Thursday, June 5, 2014

Montessori School

Note: Blogger does not autosave well. I had a semi-long post and it got deleted when my computer unexpectedly shut down for updates. I wish I didn't have to have that enabled to use the school's wifi. This has made me put off rewriting this post. Not that I really have an excuse.

So, as you probably know, I've been working at a Montessori school these past few months or so. Working there is actually kind of fun. I've gotten attached to all the children (I'm not allowed to call them kids... baby goats are kids). It's pretty hectic but is okay overall. I'm getting up earlier than I had to for school which is a little more than funny, but you know.

The children don't quite take me as serious as the other teachers, but I guess that's okay. They don't listen to me as well. And they're not as quiet when they do listen. Maybe it's because I don't seem to have the scary dangerous sounding mode. All I do is ask nicely for them to do things. And it does, I admit, sound more like asking than telling. There's one child I have been working with in particular. He regularly tells me to shut up or calls me stupid. This puts the other teachers in a what-did-you-just-say scary mode. But I just continue to ask nicely for him to do whatever it was. My trick with him is annoying him into doing what I want him to do. One time I had to ask for an hour and a half before he would do his spelling. But eventually I get so annoying he caves and does it. The teacher/my boss says I'm the only one he listens to. I can't say I truly believe that, but it's a nice thought.

It's weird having a "miss." in front of my name but the weirdest part for me is that I don't feel old enough to work there. After all, I remember being a student of that age. I remember things much differently from how I see them now. For example, the teachers seemed to be rocks. I now know that we aren't rocks at all. We hope to hold strong, but it doesn't feel like we do. The children, ages 5-12, don't seem to notice. It's also weird because I remember being in sixth grade and having some of the same feelings I have now. Even though I know I must have changed. But it just seems a little strange. And I hate thinking that maybe some of the children are like me at those ages.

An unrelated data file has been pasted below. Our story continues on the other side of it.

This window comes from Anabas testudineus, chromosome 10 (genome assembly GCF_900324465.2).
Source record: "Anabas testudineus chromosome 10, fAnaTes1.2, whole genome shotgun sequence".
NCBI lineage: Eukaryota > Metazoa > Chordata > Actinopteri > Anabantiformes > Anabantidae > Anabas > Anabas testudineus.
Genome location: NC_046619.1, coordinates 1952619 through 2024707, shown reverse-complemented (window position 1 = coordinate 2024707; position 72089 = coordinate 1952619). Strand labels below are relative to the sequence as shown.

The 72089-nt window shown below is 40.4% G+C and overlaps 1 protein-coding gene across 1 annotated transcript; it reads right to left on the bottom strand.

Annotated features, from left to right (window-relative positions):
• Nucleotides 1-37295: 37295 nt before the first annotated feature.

I'm also a little afraid I'll do or say something I shouldn't, and it'll have an effect on the children. This is not a new fear -- I'm afraid of having a negative effect on everyone -- but I never before have spent every day for months on end with such impressionable people. I guess other than when I was the same age. In the summer I'll be working with even younger children who are even more impressionable. It worries me a little. It was, however, a little reassuring that my boss told me that if I left school she would hire me next year immediately. Maybe it's the mental illness fogging my vision. As I've said before, I know mental illnesses do not rub off. But that's not what it tells me.

Speaking of mental illness, I'm going to write a med update soon. So, stay tuned.
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